Study in Cuba: What to Expect as an International Student at the University of Havana

At the University of Havana, international students have a privilege that Cuban students do not – they get to choose their classes. Whereas each semester Cuban students are given a schedule, based on their major and year, that has all of their classes already chosen for them, international students have the opportunity to create their schedule by taking 4-5 classes in a number of different departments, including History, Philosophy, Sociology, Arts, Foreign Languages, Spanish and Cuban culture.

The History, Philosophy and Sociology classes are all in the same building – Edificio José Martí, a beautiful hall inscribed with a Marx quote and a giant portrait of Simon Bolívar in its hallway. The three departments are really quite fascinating. History offers in-depth classes on Cuban, Latin American and European history. Its numbering, i.e. Cuban History I, Cuban History II, etc., refer to the era of time that it covers with History I covering the earliest periods.

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Philosophy is a much more popular major in Cuba than it is in the U.S. and it offers some courses not found in American universities, such as Marxism-Leninism I and II. Taking a sociology course is a great way to better understand how the Cuban system functions and how Cuban society runs. I took a great class named Sociopolitical Theory, in which we studied and compared the Cuban and American political systems. We even had the chance to visit the former Cuban capitol building, Capitolio, and meet with members of the National Assembly. Other classes cover the Cuban economy, agricultural system and healthcare system, and there are also courses on race and gender in Cuban society.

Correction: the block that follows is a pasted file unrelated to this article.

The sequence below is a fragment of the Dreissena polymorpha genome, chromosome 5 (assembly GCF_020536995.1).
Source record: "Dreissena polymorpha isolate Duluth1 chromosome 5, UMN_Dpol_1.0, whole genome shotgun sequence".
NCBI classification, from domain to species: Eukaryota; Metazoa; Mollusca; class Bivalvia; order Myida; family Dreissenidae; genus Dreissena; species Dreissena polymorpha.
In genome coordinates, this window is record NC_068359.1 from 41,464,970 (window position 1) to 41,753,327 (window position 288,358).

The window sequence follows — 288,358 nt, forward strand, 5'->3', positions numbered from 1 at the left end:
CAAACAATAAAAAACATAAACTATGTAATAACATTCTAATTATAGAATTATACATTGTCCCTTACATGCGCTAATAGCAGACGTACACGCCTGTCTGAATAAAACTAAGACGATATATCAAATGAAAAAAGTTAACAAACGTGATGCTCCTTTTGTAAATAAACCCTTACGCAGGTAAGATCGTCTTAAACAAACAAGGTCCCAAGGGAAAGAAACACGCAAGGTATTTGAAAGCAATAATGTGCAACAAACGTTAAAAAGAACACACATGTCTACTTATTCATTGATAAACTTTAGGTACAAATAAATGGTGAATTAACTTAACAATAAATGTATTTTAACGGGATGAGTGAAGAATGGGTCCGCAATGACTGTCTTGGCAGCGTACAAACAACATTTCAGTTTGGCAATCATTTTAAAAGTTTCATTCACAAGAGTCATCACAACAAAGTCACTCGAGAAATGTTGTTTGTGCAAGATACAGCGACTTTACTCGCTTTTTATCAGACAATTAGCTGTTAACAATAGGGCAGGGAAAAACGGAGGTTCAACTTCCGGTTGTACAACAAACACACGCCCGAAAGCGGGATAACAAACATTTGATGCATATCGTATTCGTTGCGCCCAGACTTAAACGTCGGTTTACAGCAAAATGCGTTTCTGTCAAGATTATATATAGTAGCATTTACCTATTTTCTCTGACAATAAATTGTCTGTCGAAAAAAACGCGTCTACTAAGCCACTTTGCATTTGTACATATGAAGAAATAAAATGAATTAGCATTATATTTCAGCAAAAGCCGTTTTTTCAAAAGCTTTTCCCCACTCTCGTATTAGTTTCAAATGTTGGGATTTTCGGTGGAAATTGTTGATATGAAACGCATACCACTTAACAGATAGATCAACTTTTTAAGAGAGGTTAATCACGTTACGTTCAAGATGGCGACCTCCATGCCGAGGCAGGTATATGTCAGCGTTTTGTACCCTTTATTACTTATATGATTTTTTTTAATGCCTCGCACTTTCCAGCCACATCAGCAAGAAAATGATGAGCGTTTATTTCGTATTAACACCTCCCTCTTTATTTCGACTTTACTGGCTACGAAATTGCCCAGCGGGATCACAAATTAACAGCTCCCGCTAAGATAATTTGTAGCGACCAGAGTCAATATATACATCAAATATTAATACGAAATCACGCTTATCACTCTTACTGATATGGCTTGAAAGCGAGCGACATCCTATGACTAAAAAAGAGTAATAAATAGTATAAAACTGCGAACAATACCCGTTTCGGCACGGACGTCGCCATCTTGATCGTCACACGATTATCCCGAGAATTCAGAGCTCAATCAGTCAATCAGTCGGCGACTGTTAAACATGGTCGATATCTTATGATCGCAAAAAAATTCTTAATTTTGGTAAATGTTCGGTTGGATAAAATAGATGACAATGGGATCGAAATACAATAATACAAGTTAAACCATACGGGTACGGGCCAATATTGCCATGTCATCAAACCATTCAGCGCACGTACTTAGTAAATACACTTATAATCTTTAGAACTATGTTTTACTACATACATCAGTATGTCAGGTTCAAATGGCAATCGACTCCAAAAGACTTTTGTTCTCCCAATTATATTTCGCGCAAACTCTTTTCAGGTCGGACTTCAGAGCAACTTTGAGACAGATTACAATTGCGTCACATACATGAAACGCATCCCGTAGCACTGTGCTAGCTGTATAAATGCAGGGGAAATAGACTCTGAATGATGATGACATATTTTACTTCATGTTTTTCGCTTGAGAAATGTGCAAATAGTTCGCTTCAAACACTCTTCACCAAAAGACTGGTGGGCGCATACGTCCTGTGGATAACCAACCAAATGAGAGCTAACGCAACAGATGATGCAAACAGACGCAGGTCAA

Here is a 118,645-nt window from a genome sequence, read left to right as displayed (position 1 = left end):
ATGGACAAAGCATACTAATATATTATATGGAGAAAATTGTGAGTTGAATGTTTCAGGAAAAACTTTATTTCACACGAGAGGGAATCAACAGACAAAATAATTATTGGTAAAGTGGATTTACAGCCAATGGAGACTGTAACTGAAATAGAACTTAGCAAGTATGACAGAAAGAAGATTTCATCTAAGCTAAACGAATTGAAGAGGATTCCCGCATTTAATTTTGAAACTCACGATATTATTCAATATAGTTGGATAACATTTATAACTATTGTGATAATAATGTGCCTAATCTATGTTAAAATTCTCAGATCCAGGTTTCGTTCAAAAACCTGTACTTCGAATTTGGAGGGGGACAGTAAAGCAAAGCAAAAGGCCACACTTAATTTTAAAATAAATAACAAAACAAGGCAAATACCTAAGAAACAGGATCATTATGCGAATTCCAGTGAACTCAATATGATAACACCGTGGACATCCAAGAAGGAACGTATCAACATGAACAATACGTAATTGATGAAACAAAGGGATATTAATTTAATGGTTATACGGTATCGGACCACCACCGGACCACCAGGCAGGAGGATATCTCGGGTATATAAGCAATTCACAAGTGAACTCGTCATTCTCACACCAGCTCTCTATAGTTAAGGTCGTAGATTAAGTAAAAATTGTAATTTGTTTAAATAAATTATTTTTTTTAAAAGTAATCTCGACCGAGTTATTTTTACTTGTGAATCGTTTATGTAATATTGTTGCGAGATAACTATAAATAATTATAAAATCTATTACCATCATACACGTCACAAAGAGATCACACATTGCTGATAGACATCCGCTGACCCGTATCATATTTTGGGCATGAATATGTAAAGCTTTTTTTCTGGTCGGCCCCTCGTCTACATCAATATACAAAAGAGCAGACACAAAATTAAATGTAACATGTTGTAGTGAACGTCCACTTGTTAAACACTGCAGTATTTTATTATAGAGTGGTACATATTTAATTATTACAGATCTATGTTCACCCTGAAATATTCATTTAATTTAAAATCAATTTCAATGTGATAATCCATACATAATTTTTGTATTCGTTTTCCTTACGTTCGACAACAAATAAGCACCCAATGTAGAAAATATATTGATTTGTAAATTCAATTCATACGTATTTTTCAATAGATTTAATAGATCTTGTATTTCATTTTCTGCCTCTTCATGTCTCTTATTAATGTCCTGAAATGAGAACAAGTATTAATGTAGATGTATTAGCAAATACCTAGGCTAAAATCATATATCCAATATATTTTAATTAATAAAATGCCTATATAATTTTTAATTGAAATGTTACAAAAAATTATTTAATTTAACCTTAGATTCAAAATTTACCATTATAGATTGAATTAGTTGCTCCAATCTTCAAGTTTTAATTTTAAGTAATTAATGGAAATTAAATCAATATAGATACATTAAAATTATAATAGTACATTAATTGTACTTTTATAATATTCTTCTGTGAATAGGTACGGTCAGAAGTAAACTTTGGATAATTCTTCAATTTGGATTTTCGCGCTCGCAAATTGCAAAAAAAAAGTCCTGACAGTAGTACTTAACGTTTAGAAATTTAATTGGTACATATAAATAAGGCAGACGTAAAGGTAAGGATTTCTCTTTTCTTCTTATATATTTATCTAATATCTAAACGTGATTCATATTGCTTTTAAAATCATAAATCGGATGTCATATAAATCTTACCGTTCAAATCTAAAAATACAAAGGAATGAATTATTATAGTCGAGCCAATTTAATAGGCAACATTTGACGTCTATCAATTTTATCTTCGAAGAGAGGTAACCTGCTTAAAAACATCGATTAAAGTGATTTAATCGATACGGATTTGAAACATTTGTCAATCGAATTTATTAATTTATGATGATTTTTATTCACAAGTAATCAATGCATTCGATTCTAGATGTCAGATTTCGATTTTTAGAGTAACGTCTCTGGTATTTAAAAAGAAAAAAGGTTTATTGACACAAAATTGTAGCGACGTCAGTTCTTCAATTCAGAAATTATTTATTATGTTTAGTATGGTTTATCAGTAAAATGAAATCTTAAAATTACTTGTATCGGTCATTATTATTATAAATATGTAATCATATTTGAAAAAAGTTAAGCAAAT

International students can also take art or foreign language classes in the Artes and Letras building, or Spanish language or Cuban culture classes in the FENHI. Unlike in the other departments, only foreigners take FENHI (Spanish for non-Spanish speakers) courses, which can be a downside for those that want to have the most authentic Cuban student experience. However, if this does not faze you, the course material is very interesting. Through FENHI, I took a really great course on Cuban film, which introduced me to most of the amazing Cuban classics.

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Regardless of what classes you chose, there are bound to be some obstacles. For starters, class schedules aren’t released until the first week of classes – and even afterwards, room numbers and times are prone to change – so the two-week shopping period at the start of the semester, when you can observe and test different classes before having to finalize your schedule, can be quite hectic. Beyond this, there are mostly just adjustments one has to learn: syllabi are not typically used by teachers; Instead of buying books, students receive PDFs and other resources from the teacher via flash drive; graded discussions are quite common; While you should always be on time to class, you should know that it might not always (or ever) start on time, etc. Also, exams from Cuban students are typically given after international students have left – so finals for foreigners tend to be different assignments.

Beyond these few words of advice, I recommend that you don’t be afraid to put yourself out there, even if that means making mistakes with your Spanish or looking like a silly yuma (foreigner) now and then. It’s worth it for the opportunity to take full advantage of being in one of the most remarkable and unique places in the world by integrating yourself into day-to-day life alongside Cuban students. ¡Que disfrutes!

~ Daniel Marion

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